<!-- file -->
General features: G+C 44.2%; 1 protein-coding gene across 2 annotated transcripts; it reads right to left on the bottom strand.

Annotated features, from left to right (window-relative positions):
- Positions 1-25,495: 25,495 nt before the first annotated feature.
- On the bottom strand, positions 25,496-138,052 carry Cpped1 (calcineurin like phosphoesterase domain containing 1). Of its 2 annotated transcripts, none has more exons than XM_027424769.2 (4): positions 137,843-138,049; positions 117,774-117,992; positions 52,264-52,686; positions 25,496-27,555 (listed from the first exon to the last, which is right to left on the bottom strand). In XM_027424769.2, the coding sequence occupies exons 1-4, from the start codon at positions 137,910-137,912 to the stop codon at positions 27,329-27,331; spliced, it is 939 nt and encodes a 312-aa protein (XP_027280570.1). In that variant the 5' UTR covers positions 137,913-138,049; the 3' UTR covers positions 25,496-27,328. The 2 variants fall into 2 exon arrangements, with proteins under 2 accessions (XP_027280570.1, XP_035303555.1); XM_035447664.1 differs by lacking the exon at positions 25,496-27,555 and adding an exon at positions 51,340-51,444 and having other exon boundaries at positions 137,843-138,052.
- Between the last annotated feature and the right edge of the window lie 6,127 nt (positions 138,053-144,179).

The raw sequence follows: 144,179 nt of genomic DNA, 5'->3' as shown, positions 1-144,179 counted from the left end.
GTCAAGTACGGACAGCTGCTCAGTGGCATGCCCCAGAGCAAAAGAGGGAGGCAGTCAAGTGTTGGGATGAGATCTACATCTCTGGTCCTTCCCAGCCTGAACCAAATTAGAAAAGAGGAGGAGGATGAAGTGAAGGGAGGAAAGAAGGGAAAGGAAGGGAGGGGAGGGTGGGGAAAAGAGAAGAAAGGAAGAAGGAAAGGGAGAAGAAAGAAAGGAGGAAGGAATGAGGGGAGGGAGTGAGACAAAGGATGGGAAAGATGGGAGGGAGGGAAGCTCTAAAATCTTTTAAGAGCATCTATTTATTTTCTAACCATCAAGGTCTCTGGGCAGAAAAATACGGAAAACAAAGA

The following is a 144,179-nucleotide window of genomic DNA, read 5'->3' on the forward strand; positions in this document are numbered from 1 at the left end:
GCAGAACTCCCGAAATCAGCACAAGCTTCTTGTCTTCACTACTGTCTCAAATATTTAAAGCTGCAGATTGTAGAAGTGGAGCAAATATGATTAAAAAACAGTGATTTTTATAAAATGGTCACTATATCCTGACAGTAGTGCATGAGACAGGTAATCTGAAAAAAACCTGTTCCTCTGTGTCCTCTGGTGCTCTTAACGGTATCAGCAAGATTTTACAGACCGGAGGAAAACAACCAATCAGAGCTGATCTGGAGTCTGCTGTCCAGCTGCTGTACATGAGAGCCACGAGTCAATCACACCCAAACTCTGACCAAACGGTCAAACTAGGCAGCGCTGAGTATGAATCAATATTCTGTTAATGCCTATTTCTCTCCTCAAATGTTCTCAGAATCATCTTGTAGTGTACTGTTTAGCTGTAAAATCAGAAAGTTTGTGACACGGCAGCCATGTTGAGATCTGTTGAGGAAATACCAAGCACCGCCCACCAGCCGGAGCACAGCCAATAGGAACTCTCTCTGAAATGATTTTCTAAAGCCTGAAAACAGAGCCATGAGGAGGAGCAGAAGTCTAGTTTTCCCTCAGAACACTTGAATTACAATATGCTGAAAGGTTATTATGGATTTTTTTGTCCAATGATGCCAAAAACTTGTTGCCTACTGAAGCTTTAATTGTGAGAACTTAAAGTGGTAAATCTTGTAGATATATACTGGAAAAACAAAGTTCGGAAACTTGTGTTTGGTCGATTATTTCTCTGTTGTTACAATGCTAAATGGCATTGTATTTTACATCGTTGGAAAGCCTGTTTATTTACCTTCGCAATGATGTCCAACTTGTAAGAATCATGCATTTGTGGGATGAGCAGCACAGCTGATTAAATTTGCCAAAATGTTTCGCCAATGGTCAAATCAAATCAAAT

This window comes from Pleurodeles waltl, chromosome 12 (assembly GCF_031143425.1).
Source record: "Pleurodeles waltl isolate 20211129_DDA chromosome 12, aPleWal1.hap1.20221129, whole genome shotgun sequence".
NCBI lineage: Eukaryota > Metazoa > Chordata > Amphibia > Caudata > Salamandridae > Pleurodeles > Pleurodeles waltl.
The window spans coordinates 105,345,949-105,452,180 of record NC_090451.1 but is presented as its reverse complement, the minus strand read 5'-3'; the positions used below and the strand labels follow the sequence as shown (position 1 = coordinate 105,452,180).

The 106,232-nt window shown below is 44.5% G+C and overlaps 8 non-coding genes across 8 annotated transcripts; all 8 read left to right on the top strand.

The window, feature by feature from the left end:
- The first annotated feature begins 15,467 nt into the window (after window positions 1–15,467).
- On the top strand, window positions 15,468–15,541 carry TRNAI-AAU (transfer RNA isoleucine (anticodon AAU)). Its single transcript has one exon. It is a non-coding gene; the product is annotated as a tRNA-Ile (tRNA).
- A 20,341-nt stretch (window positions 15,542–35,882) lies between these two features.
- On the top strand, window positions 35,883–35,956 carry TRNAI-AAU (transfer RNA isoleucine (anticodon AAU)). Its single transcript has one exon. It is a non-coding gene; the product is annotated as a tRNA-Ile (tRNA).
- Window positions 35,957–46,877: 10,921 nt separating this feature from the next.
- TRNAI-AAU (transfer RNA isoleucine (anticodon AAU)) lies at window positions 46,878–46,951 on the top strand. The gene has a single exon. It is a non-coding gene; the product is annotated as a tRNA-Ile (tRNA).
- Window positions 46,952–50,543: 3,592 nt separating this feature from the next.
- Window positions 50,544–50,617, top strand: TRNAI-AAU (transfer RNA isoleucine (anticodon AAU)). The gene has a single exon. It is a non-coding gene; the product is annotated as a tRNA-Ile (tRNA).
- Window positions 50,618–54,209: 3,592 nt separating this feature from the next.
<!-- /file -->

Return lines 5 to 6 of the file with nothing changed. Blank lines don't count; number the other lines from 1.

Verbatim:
- Between the last annotated feature and the right edge of the window lie 6,127 nt (positions 138,053-144,179).

The raw sequence follows: 144,179 nt of genomic DNA, 5'->3' as shown, positions 1-144,179 counted from the left end.